Recent Coal Facility Releases Gain Attention Of Senators Working on Chemical Safety Bill

Photographer: Gerry Broome/AP Photo

Coal ash swirl in the Dan River on Feb. 5, 2014 in Danville, Virginia. Close

Coal ash swirl in the Dan River on Feb. 5, 2014 in Danville, Virginia.

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Photographer: Gerry Broome/AP Photo

Coal ash swirl in the Dan River on Feb. 5, 2014 in Danville, Virginia.

Bloomberg BNA – Two recent coal product spills in North Carolina and West Virginia have drawn the attention of three Senate Democrats who are working on legislation to boost chemical storage safety in light of a chemical spill in January that left 300,000 West Virginia residents without drinking water.

“If there's something else that we missed that needs to be put in there, we'll do it,” Sen. Joe Manchin (D-W.Va.), a sponsor of the Chemical Safety and Drinking Water Protection Act (S. 1961), told Bloomberg BNA Feb. 12.

Sen. Barbara Boxer (D-Calif.), who chairs the Environment and Public Works Committee, expressed concerns about the Feb. 2 spill of 50,000 tons to 82,000 tons of coal ash slurry from a storage lagoon at Duke Energy's Dan River Steam Station near Eden, N.C., into the Dan River, but did not say Feb. 12 whether the spill might affect the Senate bill.

Senators Seek Quick Advance of Bill

The North Carolina incident and the Feb. 11 release of 108,000 gallons of coal slurry from Patriot Coal Corp.’s Kanawha Eagle Prep Plant near Winifrede, W.Va., occurred during preparations to move the chemical safety legislation.

A senior Environmental and Public Works Committee aide told Bloomberg BNA Feb. 12 the senators hope to quickly advance S. 1961, introduced Jan. 28 by Boxer, Manchin and Sen. Jay Rockefeller (D-W.Va.), and are currently soliciting comments on its contents.

The coal slurry from the Kanawha Eagle plant entered a creek feeding the Kanawha River and impacted roughly six miles of the stream, but does not appear to have affected area drinking water, according to the West Virginia Department of Environmental Protection.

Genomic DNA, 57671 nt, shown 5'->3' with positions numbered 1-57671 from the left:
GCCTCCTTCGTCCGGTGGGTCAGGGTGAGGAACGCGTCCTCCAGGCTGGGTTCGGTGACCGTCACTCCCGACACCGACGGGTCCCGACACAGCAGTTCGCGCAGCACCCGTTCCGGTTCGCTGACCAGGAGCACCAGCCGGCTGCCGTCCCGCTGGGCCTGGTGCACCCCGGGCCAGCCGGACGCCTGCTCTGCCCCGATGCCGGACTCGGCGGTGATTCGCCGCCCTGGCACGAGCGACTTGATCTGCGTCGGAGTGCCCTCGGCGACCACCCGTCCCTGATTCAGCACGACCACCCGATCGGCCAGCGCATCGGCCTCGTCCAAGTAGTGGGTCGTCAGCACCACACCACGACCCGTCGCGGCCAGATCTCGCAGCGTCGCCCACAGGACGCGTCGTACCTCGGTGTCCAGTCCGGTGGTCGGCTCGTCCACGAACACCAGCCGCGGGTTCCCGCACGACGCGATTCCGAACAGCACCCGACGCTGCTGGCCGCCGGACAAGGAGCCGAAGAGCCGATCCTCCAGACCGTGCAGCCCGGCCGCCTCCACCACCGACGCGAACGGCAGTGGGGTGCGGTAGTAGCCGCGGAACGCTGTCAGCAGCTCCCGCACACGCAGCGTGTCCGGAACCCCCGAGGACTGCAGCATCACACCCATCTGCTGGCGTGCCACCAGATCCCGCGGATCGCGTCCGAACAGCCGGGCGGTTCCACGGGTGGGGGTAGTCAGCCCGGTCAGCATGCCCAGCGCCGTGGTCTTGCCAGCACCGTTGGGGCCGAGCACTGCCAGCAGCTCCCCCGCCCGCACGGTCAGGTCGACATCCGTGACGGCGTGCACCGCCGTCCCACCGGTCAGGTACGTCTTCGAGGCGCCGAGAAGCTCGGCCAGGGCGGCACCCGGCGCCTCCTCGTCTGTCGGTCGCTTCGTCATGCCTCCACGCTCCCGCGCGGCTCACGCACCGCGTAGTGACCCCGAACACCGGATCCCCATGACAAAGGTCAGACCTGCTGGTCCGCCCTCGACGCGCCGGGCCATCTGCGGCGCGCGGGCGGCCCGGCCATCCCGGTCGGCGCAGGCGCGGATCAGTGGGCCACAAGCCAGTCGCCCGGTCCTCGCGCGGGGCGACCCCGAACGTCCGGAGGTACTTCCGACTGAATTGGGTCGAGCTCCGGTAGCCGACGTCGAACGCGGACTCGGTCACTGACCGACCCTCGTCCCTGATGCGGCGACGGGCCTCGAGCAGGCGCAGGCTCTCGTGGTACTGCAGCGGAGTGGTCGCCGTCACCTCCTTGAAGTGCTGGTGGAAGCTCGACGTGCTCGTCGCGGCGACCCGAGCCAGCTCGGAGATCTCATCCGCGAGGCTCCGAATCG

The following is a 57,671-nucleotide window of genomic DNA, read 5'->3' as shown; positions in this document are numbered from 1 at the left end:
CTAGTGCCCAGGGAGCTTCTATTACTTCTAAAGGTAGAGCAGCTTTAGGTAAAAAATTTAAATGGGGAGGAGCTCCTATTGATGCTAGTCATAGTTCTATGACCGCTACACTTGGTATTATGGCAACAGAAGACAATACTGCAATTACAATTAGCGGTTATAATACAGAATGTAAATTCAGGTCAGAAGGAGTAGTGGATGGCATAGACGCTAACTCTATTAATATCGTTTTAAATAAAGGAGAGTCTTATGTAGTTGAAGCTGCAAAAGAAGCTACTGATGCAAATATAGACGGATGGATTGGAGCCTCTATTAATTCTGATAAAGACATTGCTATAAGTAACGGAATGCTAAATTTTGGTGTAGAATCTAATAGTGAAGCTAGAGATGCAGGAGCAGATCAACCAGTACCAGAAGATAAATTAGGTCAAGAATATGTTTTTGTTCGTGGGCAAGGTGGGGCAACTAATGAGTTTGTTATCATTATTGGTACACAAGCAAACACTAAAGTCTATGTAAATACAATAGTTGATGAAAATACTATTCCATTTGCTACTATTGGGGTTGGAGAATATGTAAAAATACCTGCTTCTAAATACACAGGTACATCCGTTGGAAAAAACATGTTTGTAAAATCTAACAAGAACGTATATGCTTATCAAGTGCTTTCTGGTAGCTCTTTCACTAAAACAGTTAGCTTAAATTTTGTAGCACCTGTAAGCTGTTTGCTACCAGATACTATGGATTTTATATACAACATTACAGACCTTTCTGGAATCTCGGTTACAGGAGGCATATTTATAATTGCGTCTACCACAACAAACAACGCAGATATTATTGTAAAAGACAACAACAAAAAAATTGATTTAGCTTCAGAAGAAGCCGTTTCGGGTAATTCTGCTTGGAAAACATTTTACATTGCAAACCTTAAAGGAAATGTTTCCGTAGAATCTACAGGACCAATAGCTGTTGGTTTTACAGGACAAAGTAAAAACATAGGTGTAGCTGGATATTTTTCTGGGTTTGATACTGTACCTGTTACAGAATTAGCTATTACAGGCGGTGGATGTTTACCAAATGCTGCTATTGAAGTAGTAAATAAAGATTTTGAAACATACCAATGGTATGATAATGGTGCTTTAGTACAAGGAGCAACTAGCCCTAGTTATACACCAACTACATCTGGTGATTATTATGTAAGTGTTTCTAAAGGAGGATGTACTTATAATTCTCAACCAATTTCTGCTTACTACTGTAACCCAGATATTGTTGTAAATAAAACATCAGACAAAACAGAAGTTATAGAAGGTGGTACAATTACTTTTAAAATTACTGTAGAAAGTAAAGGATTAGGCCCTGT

Patriot Coal Corp. emerged from bankruptcy in December. Manchin called the most recent spill “very concerning” but wanted to gather more facts before evaluating the need for additional legislative action to address such incidents.

In a Feb. 12 statement on his Facebook page, Rockefeller said he continues to monitor the coal slurry release and said “containment, damage assessment and remediation must happen immediately.”

High-Profile Spills, Releases

The Kanawha spill is the latest in a month of high-profile chemical and coal spills and releases. On Jan. 9, thousands of gallons of 4-methylcyclohexane methanol were released from a Freedom Industries facility just upstream from a water treatment plant serving Charleston and the surrounding region.

Around 300,000 people could not drink or shower using water from their taps as a result of the spill.

The Senate Democrats prepared S. 1961 in response to the Freedom Industries spill. The bill would require state inspections of above-ground chemical storage facilities that pose risks to drinking water supplies every three years and inspections of tanks without implications for drinking water supplies every five years.

Under the bill, chemical companies would have to let state and federal agencies know what chemicals they have on site, and states could recover emergency response costs for spills.

Duke Energy Spill

Then, on Feb. 2, the Duke Energy facility began leaking coal ash slurry after a 48-inch metal stormwater pipe under the coal ash pond broke open. The utility confirmed the pipe had been permanently sealed Feb. 10 and committed to developing a long-term cleanup plan for the river.

The West Virginia Department of Environmental Protection said in a Feb. 12 statement that the coal slurry spill was “believed to have been associated with a faulty valve in the slurry pipe line.”

Rep. Shelley Moore Capito (R-W.Va.) has introduced similar legislation in the House to S. 1961. Her bill would require states to establish inspection programs for above-ground storage tanks and oversee safety of chemical storage facilities.

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